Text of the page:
Okay.... don't use the word "password". Use "Starbucks#1". Or "Galactica#!".

Other than a very few sites worthy of _trying_ to protect (your bank and maybe your primary email) one password
shared across all sites is more than adequate because compromise is inevitable. Make the cost of
compromise as close to nil as possible; that's the optimal behavior. I mean, who cares if your brownie
recipe gets trashed?

And never, ever store a password that can be turned into money on anything more connected than a
post-it note in your wallet next to your Benjamins.

Comment Advertising is DEAD. Find another business model (Score 5, Insightful) 398

The unfortunate truth is that once someone experiences the speed and cleanliness of adblocking, they simply won't go back. Not ever.

And, as explained in a previous post, the second thing they do is show their friends. And their relatives. And their social contacts.

And so it expands, like neutrons in a nuclear warhead; the chain-reaction gain is greater than 1 and the constraint of business models
("we don't take your word for the claim that the ad was shown") will either have to break down, or the whole business is "game over".

My advice to webvertizers: update your resume and find another line of work.

Comment Blockng ads for years.... (Score 1) 307

I've been blocking ads for years.

Every so often, I have to use my wife's computer and it's slow and grindy and the web pages take forever to load and forever just to switch tabs. Even though her computer is newer, bigger, and faster than mine, hers might be more convenient.

And the web pages are so full of ... crap. It's hard to see what the good stuff is. Just so busy.

Then I realize the problems... she's not running Adblock. She's not running Noscript. She's letting Flash run. She's not running Ghostery or Privacy Badger. Her computer is getting POUNDED by a few hundred sites all doing PUSH notifications and similar crap.

All of which counts as bytes trying to get down that DSL pipe. No wonder I can't watch Netflix on the Wii if she's got fifty tabs open, forty-nine of which she's not looking at but which are still running ther Javascript "just in case she looks".

Advertisers, you killed the Web by a steady diet of saturated-fat video ads and flash animations and strung it out on the taut wires of a thousand tracking sites. Your deserve to eat the rotting corpses of your clients, your competitors, and finally yourselves, for you have made the web UNUSABLE without adblocking and scriptblocking.

No, I won't comment that the web content is a continuous flow of "will someone PLEASE think of the !!!" angst-stream articles written in coffeeshops upon macbooks, nor buzz-generating puffpieces meant to assuage the doubts of nvestors, nor the unending ur-narcissism of Facebook.

No, that's a whole 'nother rant.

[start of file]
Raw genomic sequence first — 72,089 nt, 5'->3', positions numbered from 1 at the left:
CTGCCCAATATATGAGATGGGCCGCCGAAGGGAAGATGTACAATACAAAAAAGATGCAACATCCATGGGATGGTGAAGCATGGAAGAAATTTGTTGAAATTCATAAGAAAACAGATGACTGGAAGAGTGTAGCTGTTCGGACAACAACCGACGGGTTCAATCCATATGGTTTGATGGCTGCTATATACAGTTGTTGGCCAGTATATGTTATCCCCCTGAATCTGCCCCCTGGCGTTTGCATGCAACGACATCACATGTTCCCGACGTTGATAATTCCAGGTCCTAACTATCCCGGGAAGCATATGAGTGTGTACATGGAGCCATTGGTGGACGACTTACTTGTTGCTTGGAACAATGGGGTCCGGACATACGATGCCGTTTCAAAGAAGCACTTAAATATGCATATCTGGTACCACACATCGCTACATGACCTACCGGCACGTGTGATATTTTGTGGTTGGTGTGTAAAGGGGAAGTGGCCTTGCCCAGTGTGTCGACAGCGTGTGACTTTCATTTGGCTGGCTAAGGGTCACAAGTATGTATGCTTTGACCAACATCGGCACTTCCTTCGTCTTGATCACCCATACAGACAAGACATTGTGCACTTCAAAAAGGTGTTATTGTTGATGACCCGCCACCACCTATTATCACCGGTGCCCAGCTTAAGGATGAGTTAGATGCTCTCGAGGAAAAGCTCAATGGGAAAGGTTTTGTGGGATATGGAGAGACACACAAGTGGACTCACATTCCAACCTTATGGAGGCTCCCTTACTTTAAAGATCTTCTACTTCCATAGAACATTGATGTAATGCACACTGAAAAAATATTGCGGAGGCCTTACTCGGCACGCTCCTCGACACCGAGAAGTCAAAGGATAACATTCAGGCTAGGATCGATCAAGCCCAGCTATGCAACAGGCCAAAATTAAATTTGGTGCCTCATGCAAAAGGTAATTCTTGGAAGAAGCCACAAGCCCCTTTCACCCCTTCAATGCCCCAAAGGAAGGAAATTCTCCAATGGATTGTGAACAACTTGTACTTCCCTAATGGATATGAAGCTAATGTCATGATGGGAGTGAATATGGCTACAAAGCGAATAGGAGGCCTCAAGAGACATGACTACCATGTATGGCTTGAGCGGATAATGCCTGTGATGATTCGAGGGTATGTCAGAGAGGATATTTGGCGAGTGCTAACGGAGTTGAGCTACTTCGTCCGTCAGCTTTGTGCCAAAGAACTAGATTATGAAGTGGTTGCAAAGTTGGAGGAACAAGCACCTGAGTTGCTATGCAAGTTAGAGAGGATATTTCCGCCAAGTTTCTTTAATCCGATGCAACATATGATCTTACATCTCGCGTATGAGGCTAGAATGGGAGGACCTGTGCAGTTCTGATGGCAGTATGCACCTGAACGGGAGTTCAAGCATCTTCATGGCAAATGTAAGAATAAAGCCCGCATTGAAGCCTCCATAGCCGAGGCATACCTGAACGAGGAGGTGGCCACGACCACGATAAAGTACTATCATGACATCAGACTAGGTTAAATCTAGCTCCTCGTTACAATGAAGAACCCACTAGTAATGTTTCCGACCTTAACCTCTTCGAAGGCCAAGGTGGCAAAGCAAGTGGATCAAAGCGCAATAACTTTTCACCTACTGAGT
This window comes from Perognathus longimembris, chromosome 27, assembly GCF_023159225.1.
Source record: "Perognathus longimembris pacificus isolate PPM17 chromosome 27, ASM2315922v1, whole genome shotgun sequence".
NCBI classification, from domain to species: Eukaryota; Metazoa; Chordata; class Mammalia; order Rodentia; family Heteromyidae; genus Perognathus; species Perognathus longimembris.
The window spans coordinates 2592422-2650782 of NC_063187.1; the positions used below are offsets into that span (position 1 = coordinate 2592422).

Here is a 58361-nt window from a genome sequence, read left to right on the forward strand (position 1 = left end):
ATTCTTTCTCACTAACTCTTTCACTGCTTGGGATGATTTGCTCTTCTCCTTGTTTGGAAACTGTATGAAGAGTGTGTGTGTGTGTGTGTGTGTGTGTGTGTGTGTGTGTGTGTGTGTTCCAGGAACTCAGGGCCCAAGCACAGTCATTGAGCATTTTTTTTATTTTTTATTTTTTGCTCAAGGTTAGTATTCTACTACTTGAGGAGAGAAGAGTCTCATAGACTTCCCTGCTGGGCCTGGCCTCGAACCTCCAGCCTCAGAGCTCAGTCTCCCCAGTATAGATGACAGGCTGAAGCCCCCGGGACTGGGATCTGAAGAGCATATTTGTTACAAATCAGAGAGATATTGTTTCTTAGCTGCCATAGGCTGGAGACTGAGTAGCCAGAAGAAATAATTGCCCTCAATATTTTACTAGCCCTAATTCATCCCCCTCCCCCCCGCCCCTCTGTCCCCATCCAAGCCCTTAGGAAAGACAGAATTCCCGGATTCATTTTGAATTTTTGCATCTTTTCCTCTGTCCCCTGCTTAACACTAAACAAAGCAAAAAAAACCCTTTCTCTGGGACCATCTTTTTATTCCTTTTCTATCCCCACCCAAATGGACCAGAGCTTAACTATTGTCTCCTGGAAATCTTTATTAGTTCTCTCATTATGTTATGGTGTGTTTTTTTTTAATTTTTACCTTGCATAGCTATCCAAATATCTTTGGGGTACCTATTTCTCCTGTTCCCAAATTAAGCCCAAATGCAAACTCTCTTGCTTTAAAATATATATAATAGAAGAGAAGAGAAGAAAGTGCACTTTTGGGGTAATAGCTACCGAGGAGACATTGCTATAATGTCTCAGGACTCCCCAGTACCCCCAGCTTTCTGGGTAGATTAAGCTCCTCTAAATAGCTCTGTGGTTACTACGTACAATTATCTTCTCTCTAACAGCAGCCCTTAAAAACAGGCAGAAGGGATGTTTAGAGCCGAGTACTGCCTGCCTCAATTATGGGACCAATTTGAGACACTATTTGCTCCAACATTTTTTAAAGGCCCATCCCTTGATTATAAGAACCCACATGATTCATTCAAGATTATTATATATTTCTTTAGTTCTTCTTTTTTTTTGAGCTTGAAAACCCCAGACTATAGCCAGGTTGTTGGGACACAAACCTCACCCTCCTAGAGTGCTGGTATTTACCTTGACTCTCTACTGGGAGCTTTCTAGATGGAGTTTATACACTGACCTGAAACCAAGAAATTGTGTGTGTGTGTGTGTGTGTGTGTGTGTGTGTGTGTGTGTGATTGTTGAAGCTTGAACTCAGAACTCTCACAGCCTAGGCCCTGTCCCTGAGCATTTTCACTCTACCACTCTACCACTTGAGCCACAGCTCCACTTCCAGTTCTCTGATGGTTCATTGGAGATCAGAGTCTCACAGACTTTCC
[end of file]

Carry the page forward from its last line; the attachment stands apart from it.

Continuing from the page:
Comment Re:Israel hasn't vowed to "wipe Iran off the map" (Score 1) 441

We weren't celebrating the killing of 350,000 Japanese.

We were celebrating the not-having-to-kill 70,000,000 Japanese.
Remember what had happened just five months earlier, in March of 1945?

A little test invasion on an island called Iwo Jima. Iwo Jima was defended by 20,000+ Japanese.

Of that 20,000+, only 216 survived.

On that scale, killing _only_ 350,000 people starts looking like the best deal in town.

Comment Open Source == DOES get a fine tooth comb. (Score 1) 73

I am the prime author of CRM114 (the spam filter) and IT DEFINITELY GOT CHECKED BY SMART PEOPLE. There were at least a dozen people who would dependably read the code, and they'd find the pickiest things (luckily, not anything serious; thank you Valgrind!)

So, it's absolutely, demonstrably, provably (read the mail archive!) the case that at least SOME mail-oriented open source gets the all-orifices examination, and that examination is effective.

Whether or not security software gets the same thing, I can't say for sure, but I'd be surprised that it didn't. The recent set of security vulnerabilities only shows that old code didn't get the same care as newer code.

Comment Been EXACTLY there. Here's the right way to do it (Score 1) 224

I've been in EXACTLY that situation.

The solution is to make the license explicit and separate from the employment agreement.

This avoids situations where the IP license does (or does not!) expire when you leave the company.

Is it a paid-up-once license, valid forever, or renewable on a yearly (or even monthly) basis?

Does the license include the right to relicense (i.e. can the company sell a license to produce stuff based on your IP to third parties to manufacture and sell)

Does the license follow the company, if the company is bought out by $MEGACORP?

Yes, we had lawyers on it. Yes, everyone agreed that this was the way to go.

Comment Re:How is a password written down "worse than noth (Score 1) 169

Most people don't have a private, lockable office.

Most people don't even have an office that has a door.

They have a cubicle, and one without a lockable file drawer... (as though typical office furniture locks weren't jokes to anybody with two paper clips and the MIT Lock Picking Guide)

Some people don't even have a cubicle. Look at an "Open Architecture Office"... they have one two floors down. I'm not sure if I would pick that or pick McDonalds as better or worse.

That's the problem. You need to keep the security token (be it a yellow stickie-note or an RSA key) on your person, all the time.

And it still doesn't stop a good phish, or the next Heartbleed.

      - Dr. Crash